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Improved Wear Surface for Linear Print Actuator

IP.com Disclosure Number: IPCOM000099781D
Original Publication Date: 1990-Feb-01
Included in the Prior Art Database: 2005-Mar-15
Document File: 2 page(s) / 61K

Publishing Venue

IBM

Related People

Sitton, WW: AUTHOR

Abstract

Disclosed is a means for reducing stator surface wear, in a magnetically operated linear print actuator, by overlaying the stator surfaces with a thin plate of a high strength non-magnetic material.

This text was extracted from an ASCII text file.
This is the abbreviated version, containing approximately 70% of the total text.

Improved Wear Surface for Linear Print Actuator

       Disclosed is a means for reducing stator surface wear, in
a magnetically operated linear print actuator, by overlaying the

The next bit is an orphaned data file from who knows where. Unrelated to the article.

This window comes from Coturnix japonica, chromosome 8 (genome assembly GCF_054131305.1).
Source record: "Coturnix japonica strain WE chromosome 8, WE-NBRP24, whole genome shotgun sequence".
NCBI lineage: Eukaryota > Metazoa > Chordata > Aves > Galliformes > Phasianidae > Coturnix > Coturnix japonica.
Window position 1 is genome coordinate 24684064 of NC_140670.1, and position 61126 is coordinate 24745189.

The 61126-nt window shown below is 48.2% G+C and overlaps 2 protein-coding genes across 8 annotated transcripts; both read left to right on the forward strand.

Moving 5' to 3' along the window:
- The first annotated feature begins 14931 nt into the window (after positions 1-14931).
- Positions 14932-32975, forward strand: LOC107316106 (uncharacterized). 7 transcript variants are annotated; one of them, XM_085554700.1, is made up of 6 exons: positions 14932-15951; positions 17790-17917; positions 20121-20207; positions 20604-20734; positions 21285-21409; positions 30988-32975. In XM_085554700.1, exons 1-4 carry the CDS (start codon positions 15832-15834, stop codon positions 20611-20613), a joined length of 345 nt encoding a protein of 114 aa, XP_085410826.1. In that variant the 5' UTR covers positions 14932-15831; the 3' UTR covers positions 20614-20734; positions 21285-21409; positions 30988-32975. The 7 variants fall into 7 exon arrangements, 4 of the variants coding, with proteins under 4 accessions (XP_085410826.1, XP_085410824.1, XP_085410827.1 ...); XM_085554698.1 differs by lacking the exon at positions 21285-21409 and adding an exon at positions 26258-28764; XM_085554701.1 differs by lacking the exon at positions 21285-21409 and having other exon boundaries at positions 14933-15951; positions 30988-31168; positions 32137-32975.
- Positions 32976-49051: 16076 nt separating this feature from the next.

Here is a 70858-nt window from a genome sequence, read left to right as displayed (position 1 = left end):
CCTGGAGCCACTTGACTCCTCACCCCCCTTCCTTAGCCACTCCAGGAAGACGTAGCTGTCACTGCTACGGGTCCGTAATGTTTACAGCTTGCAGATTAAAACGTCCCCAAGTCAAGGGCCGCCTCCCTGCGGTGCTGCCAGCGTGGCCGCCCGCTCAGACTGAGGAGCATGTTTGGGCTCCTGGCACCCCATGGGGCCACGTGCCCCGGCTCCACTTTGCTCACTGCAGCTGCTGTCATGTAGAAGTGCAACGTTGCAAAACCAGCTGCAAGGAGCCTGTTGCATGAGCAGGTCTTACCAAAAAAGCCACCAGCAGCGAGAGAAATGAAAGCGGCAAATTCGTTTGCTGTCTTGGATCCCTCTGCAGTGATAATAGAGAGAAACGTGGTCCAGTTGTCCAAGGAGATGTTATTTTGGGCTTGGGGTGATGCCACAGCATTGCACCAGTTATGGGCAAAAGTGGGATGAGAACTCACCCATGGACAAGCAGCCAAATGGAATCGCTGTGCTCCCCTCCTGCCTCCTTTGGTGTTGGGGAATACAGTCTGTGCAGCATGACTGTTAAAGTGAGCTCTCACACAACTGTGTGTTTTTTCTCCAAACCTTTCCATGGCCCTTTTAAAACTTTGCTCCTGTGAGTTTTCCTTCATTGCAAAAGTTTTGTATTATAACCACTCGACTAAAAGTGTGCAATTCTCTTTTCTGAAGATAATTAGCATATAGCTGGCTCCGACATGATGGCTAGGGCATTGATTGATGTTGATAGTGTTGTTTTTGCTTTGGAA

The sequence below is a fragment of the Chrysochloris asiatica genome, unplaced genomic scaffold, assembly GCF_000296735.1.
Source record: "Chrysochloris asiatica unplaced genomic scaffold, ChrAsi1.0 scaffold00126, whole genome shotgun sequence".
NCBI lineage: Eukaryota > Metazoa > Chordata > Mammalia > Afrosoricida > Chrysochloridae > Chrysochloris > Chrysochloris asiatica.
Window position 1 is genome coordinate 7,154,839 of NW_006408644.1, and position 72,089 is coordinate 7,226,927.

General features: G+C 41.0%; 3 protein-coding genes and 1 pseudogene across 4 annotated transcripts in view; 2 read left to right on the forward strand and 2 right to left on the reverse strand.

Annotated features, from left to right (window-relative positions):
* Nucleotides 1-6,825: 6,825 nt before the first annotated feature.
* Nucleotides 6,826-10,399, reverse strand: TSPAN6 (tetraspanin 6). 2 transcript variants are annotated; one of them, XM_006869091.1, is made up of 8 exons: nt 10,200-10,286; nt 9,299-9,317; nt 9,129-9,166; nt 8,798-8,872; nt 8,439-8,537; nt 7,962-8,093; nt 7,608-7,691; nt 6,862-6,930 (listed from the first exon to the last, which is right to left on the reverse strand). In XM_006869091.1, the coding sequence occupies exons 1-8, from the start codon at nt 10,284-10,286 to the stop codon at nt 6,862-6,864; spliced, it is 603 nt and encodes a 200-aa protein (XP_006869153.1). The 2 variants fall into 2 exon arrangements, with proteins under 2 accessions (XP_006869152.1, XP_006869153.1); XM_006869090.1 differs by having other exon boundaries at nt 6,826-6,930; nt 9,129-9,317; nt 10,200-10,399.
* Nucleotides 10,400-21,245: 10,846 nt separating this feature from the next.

stator surfaces with a thin plate of a high strength non-magnetic
material.

      The figure shows a known linear actuator printer in which a dot
is printed by the motion of Slider 1, which passes between the two
pairs of opposing pole faces of Stators 2.  Stator assembly
fabrication includes injection molded plastic material 3 between the
poles.  Slider 1 is composed of Magnetic Segments 4, and Non-magnetic
Segments 5.  When at rest, Non-magnetic Segments 5 are between the
poles of Stators 2.  When the Stators are energized, the magnetic
field causes Slider 1 to move to the left to align Magnetic Segments
4 with the pole faces of Stators 2. When Stators 2 are deenergized,
Slider 1 is returned to its at-rest position by a spring (not shown).

      It is evident that there must be some inherent degree of
friction between oscillating Slider 1 and the surfaces of Stators 2.
It is also apparent that the magnetic field created by the Stators
generates not only a force to move the Slider forward, but also
lateral forces which substantially increase the frictional force
between the Slider and the Stator surfaces.  The wear surfaces of the
Stators consist of two materials, soft magnetic iron and
injection-molded plastic, neither of which is a particularly good
bearing material.  Further...